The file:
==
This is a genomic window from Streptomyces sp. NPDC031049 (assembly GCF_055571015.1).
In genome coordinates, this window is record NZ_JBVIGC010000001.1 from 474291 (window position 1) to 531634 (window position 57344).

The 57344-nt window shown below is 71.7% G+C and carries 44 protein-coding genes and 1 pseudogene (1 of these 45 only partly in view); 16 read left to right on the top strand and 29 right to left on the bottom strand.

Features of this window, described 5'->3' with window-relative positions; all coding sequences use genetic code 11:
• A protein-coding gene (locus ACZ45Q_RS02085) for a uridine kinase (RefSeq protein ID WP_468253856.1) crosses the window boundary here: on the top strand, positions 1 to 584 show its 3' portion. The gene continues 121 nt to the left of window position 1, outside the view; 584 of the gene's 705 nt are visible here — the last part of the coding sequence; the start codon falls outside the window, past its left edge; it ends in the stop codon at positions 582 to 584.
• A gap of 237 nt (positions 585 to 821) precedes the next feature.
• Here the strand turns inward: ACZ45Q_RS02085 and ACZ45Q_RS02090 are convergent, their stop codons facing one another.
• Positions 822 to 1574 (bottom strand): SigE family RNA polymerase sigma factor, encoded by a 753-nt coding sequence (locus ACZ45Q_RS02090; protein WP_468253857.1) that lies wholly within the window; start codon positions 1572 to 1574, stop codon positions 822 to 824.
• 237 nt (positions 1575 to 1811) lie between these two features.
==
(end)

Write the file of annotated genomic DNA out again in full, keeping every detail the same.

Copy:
This is a genomic window from Streptomyces sp. NPDC031049 (assembly GCF_055571015.1).
In genome coordinates, this window is record NZ_JBVIGC010000001.1 from 474291 (window position 1) to 531634 (window position 57344).

The 57344-nt window shown below is 71.7% G+C and carries 44 protein-coding genes and 1 pseudogene (1 of these 45 only partly in view); 16 read left to right on the top strand and 29 right to left on the bottom strand.

Features of this window, described 5'->3' with window-relative positions; all coding sequences use genetic code 11:
• A protein-coding gene (locus ACZ45Q_RS02085) for a uridine kinase (RefSeq protein ID WP_468253856.1) crosses the window boundary here: on the top strand, positions 1 to 584 show its 3' portion. The gene continues 121 nt to the left of window position 1, outside the view; 584 of the gene's 705 nt are visible here — the last part of the coding sequence; the start codon falls outside the window, past its left edge; it ends in the stop codon at positions 582 to 584.
• A gap of 237 nt (positions 585 to 821) precedes the next feature.
• Here the strand turns inward: ACZ45Q_RS02085 and ACZ45Q_RS02090 are convergent, their stop codons facing one another.
• Positions 822 to 1574 (bottom strand): SigE family RNA polymerase sigma factor, encoded by a 753-nt coding sequence (locus ACZ45Q_RS02090; protein WP_468253857.1) that lies wholly within the window; start codon positions 1572 to 1574, stop codon positions 822 to 824.
• 237 nt (positions 1575 to 1811) lie between these two features.